It’s easy to see why Bristol is often named ‘drum and bass capital of the UK’ in a city of just over 700,000 people, it is home to countless Producers, DJ’s, Artists, Labels and Events. Including pioneering legends such as Roni Size, Krust, Die, Randall and a whole heap of new talent who continue to flock to the South West’s biggest city every year to bask in its musical greatness. So, what makes Bristol such an exciting place for music?
Dazee says “‘The Bristol sound’ legacy from Massive Attack, Smith and Mighty, Tricky, Fresh 4, Roni, Die, Krust. The free, underground parties and raves that continue since the early blues, the Windrush Soundsystem culture influence, the city festivals, LSTD, Tokyo, Downs, Harbourside, St Paul’s carnival. Venues are all close to each other (compared to e.g. London) & let’s not forget the People’s Republic of Stokes Croft with its own rules / block parties and Turbo Island fire parties!” It is widely known that Bristol has always had a rich culture and musical history, The Blast echoes that “The underground scene from the 1990s which produced internationally recognised bands with a sound that was heavily bass focused, such as Massive Attack, Portishead, Tricky, Kosheen and more. With a broad city-wide approach to bass heavy sounds that became known as the ‘Bristol sound'”
The sense of community in Bristol is another fundamental reason why it stands out as a cultural hub of music. The Blast explain that “The city is relatively small in the broader scheme of things… You can get around pretty easily and reach most areas of the city within about half an hour. This means it’s easy for people to meet up and collaborate or to pop to a gig or event mid-week and not spend hours trying to get home afterwards” They also state that “we now have our very own ‘Night Time Economy advisor’ Carly Heath who is herself an original Drum and Bass and 140 raver who has promoted events, worked with record labels and even DJ’d at events at places like the Black Swan in the past. Now she’s working inside the council to promote and support Bristol’s night-time scene, similar to the likes of Sacha Lord in Manchester and Amy Lame in London. So to have someone with that level of understanding of our music whose job is to stick up for Bristol’s clubs, venues, musicians and the whole night time scene is just amazing” Euphonique adds that “the promoters and venues bring DJs from all over, they are proper tastemakers booking those making tunes, doing big things or different things, and backstage at a Bristol night it’s a family vibe, no matter what city they’re from it feels like the meeting spot is Bristol sometimes”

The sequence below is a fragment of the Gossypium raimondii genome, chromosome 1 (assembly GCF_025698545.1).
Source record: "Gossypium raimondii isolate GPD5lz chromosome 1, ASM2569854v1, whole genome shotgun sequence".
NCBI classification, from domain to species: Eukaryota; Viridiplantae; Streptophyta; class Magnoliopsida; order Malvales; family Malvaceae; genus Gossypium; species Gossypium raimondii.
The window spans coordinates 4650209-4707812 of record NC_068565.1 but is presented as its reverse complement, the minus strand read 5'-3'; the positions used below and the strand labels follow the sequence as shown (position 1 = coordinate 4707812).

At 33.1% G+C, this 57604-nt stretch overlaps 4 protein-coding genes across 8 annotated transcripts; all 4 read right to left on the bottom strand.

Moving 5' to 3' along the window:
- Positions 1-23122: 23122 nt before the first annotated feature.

Bristol boasts some of the longest running dnb nights in the country like Intrigue who have just celebrated 20 years in the game and has seen how the scene has changed and progressed over the years. Ben Soundscape states that “Drum & bass has grown a lot since the early 2000s, it’s become very popular, and a lot of people have moved from other cities to be involved in the scene. There are way more dnb events than there were in the early days, and nights which cater for every subgenre” he also adds that “The variation in styles of drum & bass here, and the fact that everything is catered for no matter what you’re into” The city is also a base for Festivals such as Boomtown, Tokyo World, Love Saves The Day and of course St Paul’s Carnival which returns after a three year hiatus this summer. Bristol is also just under 25 miles away from Glastonbury Festival which often heavily features many artists from the city and local area.
Venues also play a key role within the Bristol scene, places like Thekla, Motion and Lakota have been home to many longstanding events, but they have also run into a lot of challenges in recent years due to developments popping up all over the city “Motion would be a good case in point as they opened over in St Philips maybe 15 years ago when the whole area was industrial and there was nothing close by at night. They’ve had some issues to contend with recently as there has been a lot of building work nearby and the whole area directly around the club is also earmarked for development very soon” says The Blast. They add that “It’s also been tough for smaller venues in recent years with a lot of them closing down due to the pandemic, rising rents, increasing residentialisation (is that a word!?) of the city centre etc… Thankfully though people are a persistent bunch and new exciting spaces keep popping up, plus support for the big established spaces like Motion and Lakota is always really strong, so I still feel very positive about the future of the scene here”.